So. All that said, this book is still problematic and that has to do with Joker's characterisation and even the things he does. The Joker of this story really seems to be on the edge - yes, that's a bit of an oxymoron isn't it - but what I mean by that is he doesn't seem to really know what he's doing. It's like he's a bit lost, a bit desperate, lashing out blindly. He's not really his usual showy, theatrical, elaborate self. Yes, there's plenty about what he does that's theatrical, but thematically it isn't tied together - it's all a bit of a shonky mess and I can't believe Joker could tolerate such imperfection from himself. Also, he's not funny.
It's not that I object to other layers to Joker being explored, it's that I don't think he'd allow it to affect his performance.
The only way I can make sense of this to say that this current past he's indulging in - which he says himself is just one of many ways he remembers it, so it is not the one true canonical option - is actually really getting to him and throwing him off his game. I know current continuity states it's been thirteen years since he first popped up, but I'd be interested to know how long Barbara has been in the chair and how that relates to when Rebecca Brown from the Going Sane storyline was around. Because I also like to read the Jeannie subplot as one final, faint struggle with Joker's small leftover slice of humanity. I think Jeannie can be quite a lovely and poignant symbol of this remaining humanity and I think it is an intriguing possibility that the lost memories of Rebecca has stirred up this little spark of humanity and the TKJ story is how he's reacted to it. Confused, conflicted and experiencing actual sorrow and bitterness.
But you know, Joker can take a joke, even when it's on him. And I think that, even if something really rotten did happen to him pre-Joker, whatever that is, it doesn't and shouldn't deter him in any way. I think Joker would, in fact, get a perverse delight in even further obliterating this last little glimmer of human consideration in him (which can even be tied into his abuse and taunting of Harley). He does love what he is and sees himself as pure and he would never put in a poor show.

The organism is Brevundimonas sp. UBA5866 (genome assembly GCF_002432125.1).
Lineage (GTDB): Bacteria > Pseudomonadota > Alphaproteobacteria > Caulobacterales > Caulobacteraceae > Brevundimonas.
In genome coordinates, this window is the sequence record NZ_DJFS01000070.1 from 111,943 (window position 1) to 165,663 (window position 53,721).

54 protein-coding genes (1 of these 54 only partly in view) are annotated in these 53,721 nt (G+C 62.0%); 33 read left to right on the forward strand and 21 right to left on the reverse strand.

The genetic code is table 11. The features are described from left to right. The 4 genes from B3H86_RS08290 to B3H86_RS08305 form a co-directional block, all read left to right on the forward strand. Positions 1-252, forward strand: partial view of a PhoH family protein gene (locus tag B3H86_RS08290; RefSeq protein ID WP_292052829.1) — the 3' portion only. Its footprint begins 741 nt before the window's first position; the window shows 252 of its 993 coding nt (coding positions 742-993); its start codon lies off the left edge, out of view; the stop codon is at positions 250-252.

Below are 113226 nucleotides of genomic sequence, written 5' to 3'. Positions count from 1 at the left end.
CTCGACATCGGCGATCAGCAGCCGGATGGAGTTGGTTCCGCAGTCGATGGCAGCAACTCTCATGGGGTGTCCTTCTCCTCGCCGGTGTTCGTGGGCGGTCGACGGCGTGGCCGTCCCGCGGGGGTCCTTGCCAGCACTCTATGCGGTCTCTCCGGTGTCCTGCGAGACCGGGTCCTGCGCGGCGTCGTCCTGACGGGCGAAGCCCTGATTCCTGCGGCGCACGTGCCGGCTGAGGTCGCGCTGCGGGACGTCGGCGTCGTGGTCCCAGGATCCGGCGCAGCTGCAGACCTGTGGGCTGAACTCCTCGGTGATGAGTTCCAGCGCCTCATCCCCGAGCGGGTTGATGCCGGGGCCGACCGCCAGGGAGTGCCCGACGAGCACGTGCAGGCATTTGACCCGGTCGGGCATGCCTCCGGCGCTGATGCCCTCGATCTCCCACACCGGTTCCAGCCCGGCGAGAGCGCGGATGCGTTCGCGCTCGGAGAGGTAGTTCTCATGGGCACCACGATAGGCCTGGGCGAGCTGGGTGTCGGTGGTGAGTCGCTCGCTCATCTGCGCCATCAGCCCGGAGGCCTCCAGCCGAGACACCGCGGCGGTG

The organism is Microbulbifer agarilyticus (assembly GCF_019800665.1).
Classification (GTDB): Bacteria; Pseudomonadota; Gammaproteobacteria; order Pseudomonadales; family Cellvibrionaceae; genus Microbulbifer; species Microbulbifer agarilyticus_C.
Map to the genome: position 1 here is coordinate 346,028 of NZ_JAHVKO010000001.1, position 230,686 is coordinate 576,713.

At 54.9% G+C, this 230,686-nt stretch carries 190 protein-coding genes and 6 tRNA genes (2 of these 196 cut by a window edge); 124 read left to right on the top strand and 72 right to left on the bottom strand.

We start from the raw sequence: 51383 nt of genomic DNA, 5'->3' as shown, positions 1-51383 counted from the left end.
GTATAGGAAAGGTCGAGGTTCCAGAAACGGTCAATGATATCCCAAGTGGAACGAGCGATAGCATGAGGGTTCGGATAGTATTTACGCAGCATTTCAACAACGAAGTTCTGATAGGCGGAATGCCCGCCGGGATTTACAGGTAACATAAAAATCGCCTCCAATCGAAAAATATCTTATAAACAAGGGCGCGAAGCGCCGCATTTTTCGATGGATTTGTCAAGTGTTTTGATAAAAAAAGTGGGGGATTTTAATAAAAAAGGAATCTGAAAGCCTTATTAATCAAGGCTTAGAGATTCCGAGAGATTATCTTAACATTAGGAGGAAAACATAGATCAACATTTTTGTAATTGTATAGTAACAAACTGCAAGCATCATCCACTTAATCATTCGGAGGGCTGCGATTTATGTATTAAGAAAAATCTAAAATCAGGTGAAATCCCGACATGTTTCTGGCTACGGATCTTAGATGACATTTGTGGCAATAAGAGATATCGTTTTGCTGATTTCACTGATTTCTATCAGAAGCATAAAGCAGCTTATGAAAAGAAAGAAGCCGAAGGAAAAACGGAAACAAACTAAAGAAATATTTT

Further, the things he does here really aren't his best efforts. It's rotten and nasty, but trying to drive Gordon insane by taking some photos and taking him on a rollercoaster whilst singing a cheesey tune - I actually don't think Mistah J would honestly believe that would break down Gordon's mind. Remembering that Gordon has been a cop in Gotham for many years and has seen all sorts of horror and has remained one of the good guys regardless. What Joker does is unquestionably ugly and certainly not beyond him, but I think Joker would've conceived of something infinitely more malicious, elaborate and complex and played it out over a period of time.
In short, his efforts here are largely unimaginative. He does not have a cohesive theme or even really seems to have thought it all the way through. It lacks inspiration and sophistication. It's cheap and simplistic. He is not seductive, charismatic or charming (excepting the scene where he offs the carnival owner), though he does have a few truly magnificent moments (the unflinching smirk as Batman drives up springs to mind).
So for all the complexity of the themes mentioned above, which are best highlighted in the opening and closing scenes, they are not exemplified as well as they could have been by the actual plot, which at the end of the day is a typical Batman/Joker confrontation. The fact that Barbara is crippled is its only lasting impact on continuity.
But in terms of its legacy, it did influence later depictions of the relationship between Joker and Batman significantly and did add new layers to it. And, of course, in the way it made everyone suddenly double-take and look at the Joker with new eyes and with new consideration and seeing new potential in his character and certainly allowed him to gradually become more of Batman's mirror opposite.
I think this legacy is due largely to the talent of the two story-tellers involved rather than the actual story told, if that makes sense.
In a way the opening and ending is so magnificent that the story inbetween is a let-down, and kind of unworthy of the complex themes and of its two legendary and iconic leading characters, which is a damned shame.
And ALL THAT SAID, I still think TKJ is nonetheless an amazing and ambitious story, even if this doesn't represent the best of Mistah J's brilliance and cruelty. Again, the way I make sense of it is reading it as Mistah J being so genuinely perturbed by the past he's imagined for himself this time that he's off his game. I actually think it would be brilliant if this story did come not long after the Going Sane story in continuity - and as GS is set early in both Bats and Big J's career, it's entirely possible to read it that way. And considering that it may even be why in this story Joker commits the closest thing to a sex crime he ever has (but I'll get onto that contentious issue momentarily).